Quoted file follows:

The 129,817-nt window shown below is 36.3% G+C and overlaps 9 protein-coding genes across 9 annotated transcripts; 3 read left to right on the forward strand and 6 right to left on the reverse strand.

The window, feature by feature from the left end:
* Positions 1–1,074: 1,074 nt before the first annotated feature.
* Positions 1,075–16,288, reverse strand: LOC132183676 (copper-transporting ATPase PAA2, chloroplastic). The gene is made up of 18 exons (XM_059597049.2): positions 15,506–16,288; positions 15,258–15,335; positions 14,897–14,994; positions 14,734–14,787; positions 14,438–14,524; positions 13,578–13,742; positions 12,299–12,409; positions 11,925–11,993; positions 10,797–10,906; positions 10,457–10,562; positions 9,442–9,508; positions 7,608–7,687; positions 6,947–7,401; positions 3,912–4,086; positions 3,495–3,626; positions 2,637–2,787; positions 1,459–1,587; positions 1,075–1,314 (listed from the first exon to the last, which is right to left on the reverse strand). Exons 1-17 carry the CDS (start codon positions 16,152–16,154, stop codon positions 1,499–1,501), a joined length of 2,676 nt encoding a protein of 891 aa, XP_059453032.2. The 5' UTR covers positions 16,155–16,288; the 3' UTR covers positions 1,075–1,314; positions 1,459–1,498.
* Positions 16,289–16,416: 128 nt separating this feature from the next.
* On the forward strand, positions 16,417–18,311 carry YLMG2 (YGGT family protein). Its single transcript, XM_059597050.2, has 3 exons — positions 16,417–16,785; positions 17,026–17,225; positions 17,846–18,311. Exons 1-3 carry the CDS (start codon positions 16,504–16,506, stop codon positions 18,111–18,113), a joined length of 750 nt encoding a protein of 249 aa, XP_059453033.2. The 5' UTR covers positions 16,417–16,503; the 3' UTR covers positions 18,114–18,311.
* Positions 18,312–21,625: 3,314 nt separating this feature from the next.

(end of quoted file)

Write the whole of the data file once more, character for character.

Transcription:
The 129,817-nt window shown below is 36.3% G+C and overlaps 9 protein-coding genes across 9 annotated transcripts; 3 read left to right on the forward strand and 6 right to left on the reverse strand.

The window, feature by feature from the left end:
* Positions 1–1,074: 1,074 nt before the first annotated feature.
* Positions 1,075–16,288, reverse strand: LOC132183676 (copper-transporting ATPase PAA2, chloroplastic). The gene is made up of 18 exons (XM_059597049.2): positions 15,506–16,288; positions 15,258–15,335; positions 14,897–14,994; positions 14,734–14,787; positions 14,438–14,524; positions 13,578–13,742; positions 12,299–12,409; positions 11,925–11,993; positions 10,797–10,906; positions 10,457–10,562; positions 9,442–9,508; positions 7,608–7,687; positions 6,947–7,401; positions 3,912–4,086; positions 3,495–3,626; positions 2,637–2,787; positions 1,459–1,587; positions 1,075–1,314 (listed from the first exon to the last, which is right to left on the reverse strand). Exons 1-17 carry the CDS (start codon positions 16,152–16,154, stop codon positions 1,499–1,501), a joined length of 2,676 nt encoding a protein of 891 aa, XP_059453032.2. The 5' UTR covers positions 16,155–16,288; the 3' UTR covers positions 1,075–1,314; positions 1,459–1,498.
* Positions 16,289–16,416: 128 nt separating this feature from the next.
* On the forward strand, positions 16,417–18,311 carry YLMG2 (YGGT family protein). Its single transcript, XM_059597050.2, has 3 exons — positions 16,417–16,785; positions 17,026–17,225; positions 17,846–18,311. Exons 1-3 carry the CDS (start codon positions 16,504–16,506, stop codon positions 18,111–18,113), a joined length of 750 nt encoding a protein of 249 aa, XP_059453033.2. The 5' UTR covers positions 16,417–16,503; the 3' UTR covers positions 18,114–18,311.
* Positions 18,312–21,625: 3,314 nt separating this feature from the next.